- For character shapes that are defined using TrueType format, a ‘glyf’ table is used.
- Advanced Typographic Tables contain needed data to support the extra typographic features that OpenType offers.
- OpenType fonts can also contain bitmap fonts. These are sometimes used for very complex glyphs or for very small type sizes. Bitmap font data are contained in 3 ‘bitmap glyphs’ tables.
- A ‘digital signature table’ contains a digital signature from the original creator which can be used to check whether the font has been modified.
Not all of these tables have to be present in a font and that typographers can decide themselves how much work they put in the support for all the advanced features that OpenType offers. As such, the format itself is no guarantee that you get a complete Unicode-character set or a complete set of ligatures.
OpenType on Macs running System 9 and earlier
On the Macintosh running Mac OS 8.6 or later, you need ATM Light or Deluxe 4.6 to be able to handle OpenType fonts. Because of buggy Unicode support, only the standard 228 characters found in PostScript fonts can be accessed.
Apple first implemented support for OpenType themselves in System 9.6.
The filetype for OpenType fonts is identical to TrueType: sfnt.
OpenType on Macs running OS X
Mac OS X has built-in support for OpenType. In the first releases of OS X, the implementation was fairly basic, forcing software vendors who wanted to make use of some of the sophisticated features of OpenType, to write that code themselves. In OS X 10.4 Apple enhanced the support for OpenType significantly.
OpenType on Windows systems
- OpenType fonts are the first fonts that actually use sensible filenames on Windows systems. Instead of cryptic names like Courbd.ttf which are used for TrueType and PostScript fonts, OpenType fonts use names like Palatino-BoldItalic.otf.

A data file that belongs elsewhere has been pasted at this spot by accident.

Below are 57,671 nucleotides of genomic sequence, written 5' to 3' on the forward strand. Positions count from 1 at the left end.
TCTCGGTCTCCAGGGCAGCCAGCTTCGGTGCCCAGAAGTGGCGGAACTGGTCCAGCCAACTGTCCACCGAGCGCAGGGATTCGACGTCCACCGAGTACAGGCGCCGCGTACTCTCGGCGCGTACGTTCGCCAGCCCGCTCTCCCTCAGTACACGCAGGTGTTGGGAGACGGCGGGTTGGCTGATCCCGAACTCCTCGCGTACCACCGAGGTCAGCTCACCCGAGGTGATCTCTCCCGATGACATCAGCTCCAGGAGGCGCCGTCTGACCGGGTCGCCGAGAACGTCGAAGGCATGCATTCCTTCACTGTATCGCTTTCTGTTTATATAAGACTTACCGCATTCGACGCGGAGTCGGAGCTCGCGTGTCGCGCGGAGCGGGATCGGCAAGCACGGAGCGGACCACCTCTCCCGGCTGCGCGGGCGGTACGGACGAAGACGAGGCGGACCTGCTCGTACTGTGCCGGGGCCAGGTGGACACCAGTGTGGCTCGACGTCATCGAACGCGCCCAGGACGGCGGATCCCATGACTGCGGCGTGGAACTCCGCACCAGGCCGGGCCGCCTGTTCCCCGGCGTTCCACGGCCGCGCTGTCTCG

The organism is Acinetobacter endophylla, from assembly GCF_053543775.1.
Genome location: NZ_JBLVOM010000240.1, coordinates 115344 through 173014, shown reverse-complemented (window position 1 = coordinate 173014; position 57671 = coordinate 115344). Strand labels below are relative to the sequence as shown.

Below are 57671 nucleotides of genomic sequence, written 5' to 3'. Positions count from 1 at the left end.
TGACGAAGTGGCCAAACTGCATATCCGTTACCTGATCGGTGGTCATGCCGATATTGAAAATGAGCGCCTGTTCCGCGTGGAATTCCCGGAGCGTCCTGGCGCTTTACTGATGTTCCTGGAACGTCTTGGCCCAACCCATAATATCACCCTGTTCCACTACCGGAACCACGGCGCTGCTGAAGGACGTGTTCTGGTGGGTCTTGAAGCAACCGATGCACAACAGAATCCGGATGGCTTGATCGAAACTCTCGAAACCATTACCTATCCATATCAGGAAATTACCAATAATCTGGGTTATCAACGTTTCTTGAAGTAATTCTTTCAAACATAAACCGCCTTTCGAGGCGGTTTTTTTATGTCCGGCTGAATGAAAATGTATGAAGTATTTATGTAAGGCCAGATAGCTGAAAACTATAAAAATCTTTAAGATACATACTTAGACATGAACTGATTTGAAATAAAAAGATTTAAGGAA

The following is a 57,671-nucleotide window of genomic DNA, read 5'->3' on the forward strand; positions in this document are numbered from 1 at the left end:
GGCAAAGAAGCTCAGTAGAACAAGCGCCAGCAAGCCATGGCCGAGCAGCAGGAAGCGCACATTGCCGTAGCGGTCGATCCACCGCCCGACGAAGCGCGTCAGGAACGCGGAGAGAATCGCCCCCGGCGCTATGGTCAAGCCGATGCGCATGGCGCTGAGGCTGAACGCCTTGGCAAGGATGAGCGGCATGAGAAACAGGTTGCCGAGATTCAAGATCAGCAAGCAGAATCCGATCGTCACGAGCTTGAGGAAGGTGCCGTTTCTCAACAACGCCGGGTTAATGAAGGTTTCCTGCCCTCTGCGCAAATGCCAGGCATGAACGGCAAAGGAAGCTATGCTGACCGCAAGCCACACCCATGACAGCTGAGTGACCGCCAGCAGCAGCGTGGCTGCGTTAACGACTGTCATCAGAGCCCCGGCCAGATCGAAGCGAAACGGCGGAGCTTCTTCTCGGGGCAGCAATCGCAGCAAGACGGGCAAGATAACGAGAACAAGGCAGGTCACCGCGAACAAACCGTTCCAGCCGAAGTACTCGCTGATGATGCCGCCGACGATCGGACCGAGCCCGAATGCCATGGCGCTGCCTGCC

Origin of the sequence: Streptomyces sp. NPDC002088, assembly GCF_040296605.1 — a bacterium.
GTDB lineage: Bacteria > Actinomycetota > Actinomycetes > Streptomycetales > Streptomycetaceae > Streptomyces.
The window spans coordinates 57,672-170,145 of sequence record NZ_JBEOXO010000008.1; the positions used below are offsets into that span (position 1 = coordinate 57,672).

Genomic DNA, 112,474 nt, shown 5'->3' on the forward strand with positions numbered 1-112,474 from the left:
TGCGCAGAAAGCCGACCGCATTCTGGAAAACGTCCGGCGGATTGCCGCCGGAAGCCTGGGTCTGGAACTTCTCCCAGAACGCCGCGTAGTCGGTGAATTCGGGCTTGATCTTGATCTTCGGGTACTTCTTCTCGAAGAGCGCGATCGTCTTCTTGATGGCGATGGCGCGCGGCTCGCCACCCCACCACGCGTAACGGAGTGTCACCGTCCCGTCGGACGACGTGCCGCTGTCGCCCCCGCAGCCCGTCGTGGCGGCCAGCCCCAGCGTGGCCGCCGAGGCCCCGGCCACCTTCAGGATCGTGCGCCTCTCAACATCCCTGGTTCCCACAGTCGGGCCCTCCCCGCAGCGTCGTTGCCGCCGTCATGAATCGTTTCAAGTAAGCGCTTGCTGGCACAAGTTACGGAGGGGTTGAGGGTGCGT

- OpenType fonts containing TrueType outlines use the same .TTF filename extension as TrueType fonts. PostScript OpenType file names use .OTF as extension.
- The icon that is used for OpenType fonts has a large “O” in its center. Below is the icon that is used in Windows XP.
Windows 95, 98 & ME
Windows 95, 98, and ME support OpenType fonts that use TrueType outlines. For OpenType fonts that use PostScript outlines, ATM 4.1 or ATM Light 4.1 has to be installed. Windows 95, 98, and ME applications (apart from MS Office and some other programs) do not support the extended character set of OpenType fonts.
Windows NT 4 is similar to its smaller cousins: only for PostScript based OpenType fonts is ATM 4.1 or ATM Light 4.1 required. Windows NT 4 applications support the extended character set of OpenType fonts.
Windows 2000, XP, Vista
Windows 2000 was the first operating system with extensive built-in support for OpenType fonts. It shipped with an excellent OpenType version of Palatino. A screen dump is shown below. As you can see, OpenType fonts can take up quite a lot of room.
For Windows XP, an extension is available which provides a better overview of the properties of both OpenType and TrueType fonts.
There shouldn’t be any! OpenType has been created to be truly platform independent. Fonts can be copied back and forth between Windows and Macintosh systems. To achieve this, OpenType fonts do not use the resource fork on Macintoshes.
Outputting OpenType fonts
When OpenType was launched, Adobe licensed its ATM rasterizer code to Apple and Microsoft at no charge. This means that the operating systems of these companies can offer system-level output support for these fonts. You do not need an expensive printer or RIP to be able to output OpenType fonts.
Until the release of PDF 1.6 (Acrobat 7), OpenType did not really exist within PDF files. Any application creating PostScript or PDF would convert OpenType fonts to Type 1 or TrueType font on the fly. That is why you never saw OpenType fonts show up in the preflighting reports of PitStop or other tools. Since PDF 1.6, it is possible to natively embed OpenType fonts in PDF files. I must admit that I haven’t seen any pop up. I am not aware of any issues outputting such files.
OpenType fonts containing TrueType outlines may not print properly on older PostScript level 1 output devices.